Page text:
This is one of the most beautiful libraries I’ve ever been to, and with the friendliest staff to boot. I really enjoyed speaking with one of the security guards there, who had so much knowledge about the building and the exhibit to share with me. When I was there back in 2009, there was an outstanding collection of W.B. Yeats’ original manuscripts, including a beautiful print of his poem, “The Isle of Innisfree.” Be sure to check out what exhibitions are currently being displayed! As a bonus, the exhibitions are always free!

The Gresham Hotel

The Gresham hotel is the setting of Joyce’s final story in the Dubliners collection, “The Dead.” Sit in the hotel bar of the Gresham and ruminate on one of the most powerful lines of prose in the English language:

His soul swooned slowly as he heard the snow falling faintly through the universe and faintly falling, like the descent of their last end, upon all the living and the dead.

Trinity Library

The nearly 200-foot-long room (aptly named “the Long Room”) is perhaps the most photographed library in the world – and with good reason. It’s also home to the Book of Kells, one of the most ornately decorated and beautiful manuscripts ever preserved. It contains chapters from the New Testament and dates all the way over 1,200 years.

Literary Walking Tours, The James Joyce Center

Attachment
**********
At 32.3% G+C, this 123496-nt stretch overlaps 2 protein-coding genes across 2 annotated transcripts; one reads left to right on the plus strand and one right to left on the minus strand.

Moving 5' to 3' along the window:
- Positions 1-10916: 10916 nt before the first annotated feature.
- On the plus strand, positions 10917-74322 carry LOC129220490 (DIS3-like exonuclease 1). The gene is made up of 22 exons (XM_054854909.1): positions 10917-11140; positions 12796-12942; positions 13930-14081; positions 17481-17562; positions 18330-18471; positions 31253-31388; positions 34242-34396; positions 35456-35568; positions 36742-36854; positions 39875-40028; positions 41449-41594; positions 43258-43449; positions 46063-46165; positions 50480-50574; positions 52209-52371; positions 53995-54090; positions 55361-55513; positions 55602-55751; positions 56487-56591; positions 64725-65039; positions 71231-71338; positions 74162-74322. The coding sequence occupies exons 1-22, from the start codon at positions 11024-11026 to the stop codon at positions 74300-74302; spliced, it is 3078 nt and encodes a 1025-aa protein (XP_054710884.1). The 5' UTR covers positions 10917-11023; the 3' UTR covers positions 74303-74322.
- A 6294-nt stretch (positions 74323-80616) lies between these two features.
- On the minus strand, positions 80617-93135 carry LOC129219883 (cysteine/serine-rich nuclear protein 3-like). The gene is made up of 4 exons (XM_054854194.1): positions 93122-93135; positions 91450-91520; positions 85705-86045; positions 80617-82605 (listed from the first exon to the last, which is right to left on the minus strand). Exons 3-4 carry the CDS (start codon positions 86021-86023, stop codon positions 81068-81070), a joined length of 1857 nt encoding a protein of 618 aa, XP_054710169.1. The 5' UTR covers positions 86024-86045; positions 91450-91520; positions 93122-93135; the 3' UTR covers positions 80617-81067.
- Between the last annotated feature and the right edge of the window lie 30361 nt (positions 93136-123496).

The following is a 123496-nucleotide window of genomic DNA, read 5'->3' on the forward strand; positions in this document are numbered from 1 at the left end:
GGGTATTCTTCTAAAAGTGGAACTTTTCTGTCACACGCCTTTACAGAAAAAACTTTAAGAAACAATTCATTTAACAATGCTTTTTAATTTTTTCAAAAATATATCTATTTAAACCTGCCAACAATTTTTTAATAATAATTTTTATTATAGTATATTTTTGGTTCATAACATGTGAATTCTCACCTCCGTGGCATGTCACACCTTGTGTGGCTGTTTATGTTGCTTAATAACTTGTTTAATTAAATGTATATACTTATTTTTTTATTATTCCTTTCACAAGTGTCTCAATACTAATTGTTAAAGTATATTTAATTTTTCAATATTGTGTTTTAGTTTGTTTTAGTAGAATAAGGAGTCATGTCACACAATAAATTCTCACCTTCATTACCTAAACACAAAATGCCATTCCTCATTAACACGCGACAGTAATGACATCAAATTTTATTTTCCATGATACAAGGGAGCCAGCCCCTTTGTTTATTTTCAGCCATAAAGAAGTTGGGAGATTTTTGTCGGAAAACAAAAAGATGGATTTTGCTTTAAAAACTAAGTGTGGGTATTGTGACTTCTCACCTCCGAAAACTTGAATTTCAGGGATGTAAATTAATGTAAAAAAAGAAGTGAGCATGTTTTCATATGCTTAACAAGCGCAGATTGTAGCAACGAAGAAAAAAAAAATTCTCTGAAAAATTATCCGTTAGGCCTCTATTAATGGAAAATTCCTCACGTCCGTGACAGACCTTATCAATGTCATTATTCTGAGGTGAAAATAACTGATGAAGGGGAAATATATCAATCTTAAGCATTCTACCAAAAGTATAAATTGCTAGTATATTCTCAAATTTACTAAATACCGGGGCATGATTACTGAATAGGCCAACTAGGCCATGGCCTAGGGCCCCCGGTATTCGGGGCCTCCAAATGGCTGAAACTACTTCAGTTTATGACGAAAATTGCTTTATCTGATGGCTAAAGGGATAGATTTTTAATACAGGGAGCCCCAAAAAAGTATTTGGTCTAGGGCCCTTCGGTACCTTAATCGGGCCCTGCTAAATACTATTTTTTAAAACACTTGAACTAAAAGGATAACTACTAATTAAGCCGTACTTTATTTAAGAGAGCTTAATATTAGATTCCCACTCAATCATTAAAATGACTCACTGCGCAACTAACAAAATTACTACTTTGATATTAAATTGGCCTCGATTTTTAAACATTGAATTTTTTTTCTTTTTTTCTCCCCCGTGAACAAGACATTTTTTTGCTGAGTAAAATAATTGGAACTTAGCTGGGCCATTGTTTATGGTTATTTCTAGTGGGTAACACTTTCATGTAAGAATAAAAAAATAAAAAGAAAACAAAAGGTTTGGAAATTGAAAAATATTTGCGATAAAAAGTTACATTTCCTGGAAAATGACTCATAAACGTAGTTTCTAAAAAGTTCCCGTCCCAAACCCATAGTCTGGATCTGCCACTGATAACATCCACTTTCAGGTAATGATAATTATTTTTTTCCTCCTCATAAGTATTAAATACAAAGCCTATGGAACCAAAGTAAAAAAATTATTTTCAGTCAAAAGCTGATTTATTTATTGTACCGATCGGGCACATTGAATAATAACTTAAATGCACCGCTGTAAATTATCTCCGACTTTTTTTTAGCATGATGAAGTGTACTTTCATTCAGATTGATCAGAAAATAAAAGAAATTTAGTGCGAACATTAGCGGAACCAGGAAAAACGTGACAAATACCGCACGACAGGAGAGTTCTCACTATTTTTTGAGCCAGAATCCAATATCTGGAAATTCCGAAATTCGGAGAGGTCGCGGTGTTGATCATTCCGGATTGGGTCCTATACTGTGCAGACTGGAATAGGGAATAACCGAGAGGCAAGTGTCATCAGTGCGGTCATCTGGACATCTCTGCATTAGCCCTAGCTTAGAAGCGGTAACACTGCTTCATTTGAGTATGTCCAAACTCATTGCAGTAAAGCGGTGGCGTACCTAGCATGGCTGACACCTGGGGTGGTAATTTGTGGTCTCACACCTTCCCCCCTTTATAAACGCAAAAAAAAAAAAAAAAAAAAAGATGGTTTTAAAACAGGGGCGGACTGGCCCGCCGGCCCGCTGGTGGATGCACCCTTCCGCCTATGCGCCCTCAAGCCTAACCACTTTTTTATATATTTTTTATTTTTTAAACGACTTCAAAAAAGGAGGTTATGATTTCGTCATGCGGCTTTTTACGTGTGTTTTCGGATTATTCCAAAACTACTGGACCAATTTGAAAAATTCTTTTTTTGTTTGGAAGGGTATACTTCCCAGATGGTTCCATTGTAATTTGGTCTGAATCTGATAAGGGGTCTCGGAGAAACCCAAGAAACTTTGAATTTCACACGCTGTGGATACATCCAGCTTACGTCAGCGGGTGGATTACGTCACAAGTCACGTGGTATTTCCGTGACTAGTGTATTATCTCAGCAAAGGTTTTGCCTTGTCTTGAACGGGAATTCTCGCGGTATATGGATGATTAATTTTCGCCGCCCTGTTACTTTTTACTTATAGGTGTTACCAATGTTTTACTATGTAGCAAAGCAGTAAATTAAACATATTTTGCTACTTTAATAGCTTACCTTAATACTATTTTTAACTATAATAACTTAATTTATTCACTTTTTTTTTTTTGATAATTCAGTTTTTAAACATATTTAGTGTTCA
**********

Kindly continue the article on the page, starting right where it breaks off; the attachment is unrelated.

This isn’t something I did when I was in Dublin, but boy, do I wish I had! There are four different options of various walking tours you can take around Dublin, each with a different theme. From a revolutionary writers walking tour to a Joycean pub crawl, you can get your nerd on while taking in the beautiful sights of Dublin by foot. As a bonus – walking tours are great for meeting fellow solo travelers!

Recommended Reading

 

Note: This post contains affiliate links. That means that if you purchase something using one of these links, I will receive a small commission at no added cost to you. No BS – I only recommend accommodations, services, and products I truly believe in. Note that all photos are from Creative Commons – I’ve long since lost my photos of Dublin. 

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Dublin is home to so much literary history and one of the most beautiful libraries in the world. Check out what to do in Dublin if you're a book lover like I am!

3 Comments

  • Reply
    LC
    January 5, 2017 at 12:50 am

    Love, love, love that library! Also love, love, love Dublin. I haven’t read any James Joyce yet (I know!) but am rectifying that by starting Ulysses this week.

    • Reply
      Allison Green
      January 5, 2017 at 1:11 am

      I love Dublin so much too — I really need to go back and visit Ireland properly, one weekend is simply not enough for more than just a tiny taste!

      May I suggest you start with Dubliners or Portrait of the Artist as a Young Man? Ulysses is really a tour de force and SUPER hard to stay engaged with as it’s so wildly experimental… Unless wildly experimental is your jam! I majored in literature and creative writing in college, once dreamed of being a English professor, consider Moby Dick one of my favorite books, and still it took me nearly six months to read Ulysses. Not that you can’t do it, but I think easing yourself in will make you enjoy it a whole lot more 😀